As we check off the weeks before GAME OF THRONES Season 5 premieres on April 12th, we’re having a hard time holding down our excitement. To keep that intensity going, I will be counting down my favorite scenes that the series has produced so far. Keep in mind these are “my favorite” scenes. Please share your favorites in the comments. Check the whole list here.
From Season Three, Episode Three: Walk of Punishment
So, I felt a little bad that almost all my favorite scenes were from the first season, even though Season two or four might be my favorite from Thrones. Another scene I can’t really use, but that is definitely in my Top 5, is the one between Theon and Yara Greyjoy when she comes to Winterfell to convince him to abandon the castle and save his own life, but I’ve talked about that in another column. But yo, are there really a shortage of great Game of Thrones scenes?
As a bonus I offer you the opening scene of “Walk of Punishment” and the funeral of Hoster Tully, Catelyn Stark’s father. We never knew Hoster and he was a dying man when the series begins, so the real significance is showing the rest of House Tully and their hierarchy. Like most houses, the line of power is pre-determined by lineage, not by aptitude or ability. Since Hoster was the Lord of House Tully, his death leaves his only son, Edmure (the youngest of Lysa and Catelyn) to become the new Lord, but this scene shows how woefully unprepared he is to inherit that title.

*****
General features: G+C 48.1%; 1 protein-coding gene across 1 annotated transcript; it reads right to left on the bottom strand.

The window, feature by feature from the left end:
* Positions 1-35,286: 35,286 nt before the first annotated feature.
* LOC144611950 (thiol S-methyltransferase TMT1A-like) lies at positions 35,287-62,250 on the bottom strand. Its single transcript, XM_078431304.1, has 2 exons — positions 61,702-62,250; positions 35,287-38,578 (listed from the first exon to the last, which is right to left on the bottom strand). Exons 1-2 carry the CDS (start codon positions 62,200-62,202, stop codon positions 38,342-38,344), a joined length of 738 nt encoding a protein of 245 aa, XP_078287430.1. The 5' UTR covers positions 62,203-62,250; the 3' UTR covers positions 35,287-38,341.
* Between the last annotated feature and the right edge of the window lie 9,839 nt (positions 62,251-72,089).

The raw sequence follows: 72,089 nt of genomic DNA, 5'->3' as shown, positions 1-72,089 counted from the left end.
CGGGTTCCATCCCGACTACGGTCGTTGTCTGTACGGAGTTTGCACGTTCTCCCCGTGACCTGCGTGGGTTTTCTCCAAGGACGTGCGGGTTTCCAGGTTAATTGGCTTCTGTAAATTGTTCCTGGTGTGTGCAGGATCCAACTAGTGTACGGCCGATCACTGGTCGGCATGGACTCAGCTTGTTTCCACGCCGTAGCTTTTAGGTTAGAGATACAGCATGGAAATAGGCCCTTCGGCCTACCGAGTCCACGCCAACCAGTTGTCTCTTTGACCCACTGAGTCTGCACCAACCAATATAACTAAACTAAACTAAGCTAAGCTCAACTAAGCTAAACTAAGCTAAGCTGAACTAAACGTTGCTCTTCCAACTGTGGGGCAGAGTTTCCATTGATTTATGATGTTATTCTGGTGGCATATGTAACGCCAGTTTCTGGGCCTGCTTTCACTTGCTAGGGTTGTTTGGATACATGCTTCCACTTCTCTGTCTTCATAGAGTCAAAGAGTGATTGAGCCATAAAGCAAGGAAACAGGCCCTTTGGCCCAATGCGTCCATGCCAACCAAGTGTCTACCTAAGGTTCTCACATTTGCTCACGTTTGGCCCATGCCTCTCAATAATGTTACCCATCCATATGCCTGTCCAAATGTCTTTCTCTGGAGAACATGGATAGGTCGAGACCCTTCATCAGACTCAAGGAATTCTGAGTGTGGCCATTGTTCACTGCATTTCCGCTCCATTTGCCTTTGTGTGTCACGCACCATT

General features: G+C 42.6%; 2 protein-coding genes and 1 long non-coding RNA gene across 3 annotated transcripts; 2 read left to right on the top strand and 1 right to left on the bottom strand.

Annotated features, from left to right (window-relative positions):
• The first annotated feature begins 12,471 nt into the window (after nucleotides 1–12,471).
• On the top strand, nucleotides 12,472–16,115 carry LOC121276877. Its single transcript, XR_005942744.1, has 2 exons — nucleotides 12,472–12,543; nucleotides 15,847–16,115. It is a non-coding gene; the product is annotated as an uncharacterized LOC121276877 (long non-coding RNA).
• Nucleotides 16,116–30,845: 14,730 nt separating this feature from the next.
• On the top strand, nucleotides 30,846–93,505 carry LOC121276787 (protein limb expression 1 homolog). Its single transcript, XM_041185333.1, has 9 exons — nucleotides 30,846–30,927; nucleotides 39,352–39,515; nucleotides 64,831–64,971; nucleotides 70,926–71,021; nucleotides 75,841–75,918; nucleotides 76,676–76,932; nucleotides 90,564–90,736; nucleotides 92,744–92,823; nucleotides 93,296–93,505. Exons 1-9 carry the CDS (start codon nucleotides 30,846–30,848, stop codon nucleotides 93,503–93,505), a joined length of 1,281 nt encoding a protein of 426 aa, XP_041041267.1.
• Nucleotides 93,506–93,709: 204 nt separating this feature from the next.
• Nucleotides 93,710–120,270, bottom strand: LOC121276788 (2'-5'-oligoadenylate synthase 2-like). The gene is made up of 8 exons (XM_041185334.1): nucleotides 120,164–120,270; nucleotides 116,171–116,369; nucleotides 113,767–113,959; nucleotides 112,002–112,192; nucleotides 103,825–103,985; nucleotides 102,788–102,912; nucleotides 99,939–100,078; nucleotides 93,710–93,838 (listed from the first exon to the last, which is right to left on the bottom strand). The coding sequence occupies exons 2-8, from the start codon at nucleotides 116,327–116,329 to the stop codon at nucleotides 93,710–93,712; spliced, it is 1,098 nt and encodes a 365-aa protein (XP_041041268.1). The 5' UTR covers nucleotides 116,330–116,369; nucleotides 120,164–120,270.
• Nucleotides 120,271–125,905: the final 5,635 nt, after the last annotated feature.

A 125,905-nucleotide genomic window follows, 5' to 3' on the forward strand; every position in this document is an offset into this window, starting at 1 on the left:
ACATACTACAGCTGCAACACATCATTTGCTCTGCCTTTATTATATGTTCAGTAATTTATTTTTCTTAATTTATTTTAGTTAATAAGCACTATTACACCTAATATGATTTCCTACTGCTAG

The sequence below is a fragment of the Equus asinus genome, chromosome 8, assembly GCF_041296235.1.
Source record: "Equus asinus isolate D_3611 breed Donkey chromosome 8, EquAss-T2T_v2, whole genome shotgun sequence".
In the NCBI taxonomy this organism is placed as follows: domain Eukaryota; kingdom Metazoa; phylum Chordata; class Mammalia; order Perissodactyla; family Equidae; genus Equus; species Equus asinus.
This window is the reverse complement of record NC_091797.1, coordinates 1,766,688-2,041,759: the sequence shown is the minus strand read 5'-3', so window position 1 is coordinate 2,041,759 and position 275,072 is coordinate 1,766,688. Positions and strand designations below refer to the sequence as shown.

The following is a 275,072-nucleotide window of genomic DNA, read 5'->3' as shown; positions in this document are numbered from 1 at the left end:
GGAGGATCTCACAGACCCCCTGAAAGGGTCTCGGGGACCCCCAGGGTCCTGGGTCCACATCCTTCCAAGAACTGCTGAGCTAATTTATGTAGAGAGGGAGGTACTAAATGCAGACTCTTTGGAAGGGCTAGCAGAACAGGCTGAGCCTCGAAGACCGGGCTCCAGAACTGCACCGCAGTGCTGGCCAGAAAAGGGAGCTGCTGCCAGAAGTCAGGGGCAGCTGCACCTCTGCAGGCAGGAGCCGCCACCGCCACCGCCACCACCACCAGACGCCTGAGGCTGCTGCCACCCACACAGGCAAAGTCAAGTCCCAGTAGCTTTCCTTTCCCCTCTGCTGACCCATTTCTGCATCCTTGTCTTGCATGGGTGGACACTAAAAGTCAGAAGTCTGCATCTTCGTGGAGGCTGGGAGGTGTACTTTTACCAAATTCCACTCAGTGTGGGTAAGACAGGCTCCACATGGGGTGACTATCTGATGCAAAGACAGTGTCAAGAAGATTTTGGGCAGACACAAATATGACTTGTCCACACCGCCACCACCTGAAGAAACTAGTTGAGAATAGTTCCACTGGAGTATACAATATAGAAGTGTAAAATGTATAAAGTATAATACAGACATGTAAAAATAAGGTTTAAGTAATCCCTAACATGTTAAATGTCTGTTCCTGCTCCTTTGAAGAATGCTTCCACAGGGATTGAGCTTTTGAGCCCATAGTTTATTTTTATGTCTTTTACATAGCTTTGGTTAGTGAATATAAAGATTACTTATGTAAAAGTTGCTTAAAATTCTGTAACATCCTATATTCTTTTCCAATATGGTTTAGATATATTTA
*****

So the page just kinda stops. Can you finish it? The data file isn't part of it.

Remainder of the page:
(Click the gifs for the full video)
In what could and should have been a somber moment with the Lord of the House Tully floating into the sea in a ready-made funeral pyre, all Edmure needs to do is fire a flaming arrow to set his father ablaze and usher him to the next world Viking style. Instead, the over-confident and headstrong Edmure repeatedly gives funeral rights to the sea itself and not Hoster, as his arrows continuously miss. It gets to the point where the gallery is laughing at the new Lord, and yet Hoster’s body seems destined to ride out into the sea, rotting for an eternity or until some large sea creature comes to the surface. With one arrow left, The Man, the Myth, The Legend, The Blackfish, Brynden Tully steps up to the plate, shoves his nephew out of the way and finishes the job of honoring his brother. Brynden checks the wind, then lets that arrow fly. He knows it’s good as soon as it leaves the bow like Seth Curry when shoots a 3 and runs back down court before it splashes the net. It’s simultaneously fun and serious which gives insight into the personalities, strengths and weaknesses of the Tully men early, well before the dreaded “Rains of Castamere” episode when all those elements are on display.